3 Books Published by Northeastern University Press on AALBC — Book Cover Collage

Click for more detail about Trumbull Park by Frank London Brown Trumbull Park

by Frank London Brown
Northeastern University Press (Jun 01, 2005)
Read Detailed Book Description

Frank London Brown’s powerful debut novel, originally published in 1959, fictionalizes the real-life ordeals of the first black families to integrate Chicago’s Trumbull Park public housing project in the 1950s. Protagonist Buggy Martin tells the first-person story of moving with his wife, Helen, and two children from a rotting tenement on the South Side to the new development, where the family is besieged by angry whites.With honesty and humor, the richly textured narrative chronicles how the small group of black tenants at Trumbull Park endure the strain of living with racial violence: the endless danger of bombings and shattered windows, filthy insults, callous attention from police, and forced rides in armed convoys to and from work and the market. Until, that is, the day Buggy and a friend refuse police protection and walk home together through the white mob.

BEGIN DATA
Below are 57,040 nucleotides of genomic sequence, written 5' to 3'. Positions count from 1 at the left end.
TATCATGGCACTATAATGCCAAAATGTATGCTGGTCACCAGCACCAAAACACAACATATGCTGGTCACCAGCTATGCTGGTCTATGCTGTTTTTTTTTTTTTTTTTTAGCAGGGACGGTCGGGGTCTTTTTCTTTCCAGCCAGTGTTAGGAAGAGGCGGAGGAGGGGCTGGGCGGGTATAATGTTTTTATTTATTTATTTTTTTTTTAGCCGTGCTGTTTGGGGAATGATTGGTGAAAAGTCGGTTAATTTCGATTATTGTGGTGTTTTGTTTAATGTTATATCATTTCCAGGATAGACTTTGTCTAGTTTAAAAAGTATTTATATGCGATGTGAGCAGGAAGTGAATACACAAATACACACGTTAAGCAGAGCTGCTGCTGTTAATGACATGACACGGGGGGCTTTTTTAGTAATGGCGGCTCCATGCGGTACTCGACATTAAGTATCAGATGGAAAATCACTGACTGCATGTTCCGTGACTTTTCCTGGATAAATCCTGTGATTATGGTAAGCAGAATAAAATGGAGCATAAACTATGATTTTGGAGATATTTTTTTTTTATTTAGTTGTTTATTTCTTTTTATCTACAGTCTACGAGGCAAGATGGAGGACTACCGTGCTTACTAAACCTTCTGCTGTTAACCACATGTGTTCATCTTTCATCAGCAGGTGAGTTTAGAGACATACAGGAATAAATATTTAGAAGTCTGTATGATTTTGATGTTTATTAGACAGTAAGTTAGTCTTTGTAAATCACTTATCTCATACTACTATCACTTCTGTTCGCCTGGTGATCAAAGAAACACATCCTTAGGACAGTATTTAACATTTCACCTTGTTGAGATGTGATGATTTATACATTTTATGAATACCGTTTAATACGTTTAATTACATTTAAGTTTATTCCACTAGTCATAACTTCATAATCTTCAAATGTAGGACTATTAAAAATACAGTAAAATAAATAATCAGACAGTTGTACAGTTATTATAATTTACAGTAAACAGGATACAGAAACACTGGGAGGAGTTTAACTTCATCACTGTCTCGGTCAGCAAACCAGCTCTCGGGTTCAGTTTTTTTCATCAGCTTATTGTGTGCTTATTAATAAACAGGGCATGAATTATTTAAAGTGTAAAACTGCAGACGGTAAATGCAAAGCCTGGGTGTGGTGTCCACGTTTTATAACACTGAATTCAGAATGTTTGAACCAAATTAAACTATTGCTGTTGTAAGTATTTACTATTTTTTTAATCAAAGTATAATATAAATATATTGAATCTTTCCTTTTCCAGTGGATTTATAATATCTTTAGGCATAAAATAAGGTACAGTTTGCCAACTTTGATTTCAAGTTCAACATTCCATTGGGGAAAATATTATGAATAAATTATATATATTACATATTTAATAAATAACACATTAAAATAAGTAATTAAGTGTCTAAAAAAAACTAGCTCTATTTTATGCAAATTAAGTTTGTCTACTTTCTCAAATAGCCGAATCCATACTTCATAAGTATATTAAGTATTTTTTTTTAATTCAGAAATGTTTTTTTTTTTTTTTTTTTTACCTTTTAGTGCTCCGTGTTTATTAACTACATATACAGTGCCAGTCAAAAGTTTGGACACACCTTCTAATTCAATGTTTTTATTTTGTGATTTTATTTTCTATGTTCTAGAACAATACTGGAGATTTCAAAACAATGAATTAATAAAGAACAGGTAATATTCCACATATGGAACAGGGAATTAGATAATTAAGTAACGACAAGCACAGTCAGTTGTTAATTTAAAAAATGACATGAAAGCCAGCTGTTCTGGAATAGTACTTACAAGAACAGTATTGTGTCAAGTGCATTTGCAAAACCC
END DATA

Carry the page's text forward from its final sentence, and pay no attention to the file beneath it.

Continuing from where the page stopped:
Click for more detail about Oreo (Northeastern Library Of Black Literature) by Fran Ross Oreo (Northeastern Library Of Black Literature)

by Fran Ross
Northeastern University Press (Sep 22, 2000)
Read Detailed Book Description

Born of a Jewish father and black mother, Oreo grows up in Philadelphia with her grandparents while her mother tours with a theatrical group. Soon after puberty Oreo heads for New York to search for her father, but in the big city she discovers that there are dozens of Sam Schwartzes.

Book Review

Click for more detail about Home To Harlem by Claude McKay Home To Harlem

by Claude McKay
Northeastern University Press (Nov 30, 1987)
Read Detailed Book Description

With sensual, often brutal accuracy, Claude McKay traces the parallel paths of two very different young men struggling to find their way through the suspicion and prejudice of American society. At the same time, this stark but moving story touches on the central themes of the Harlem Renaissance, including the urgent need for unity and identity among blacks.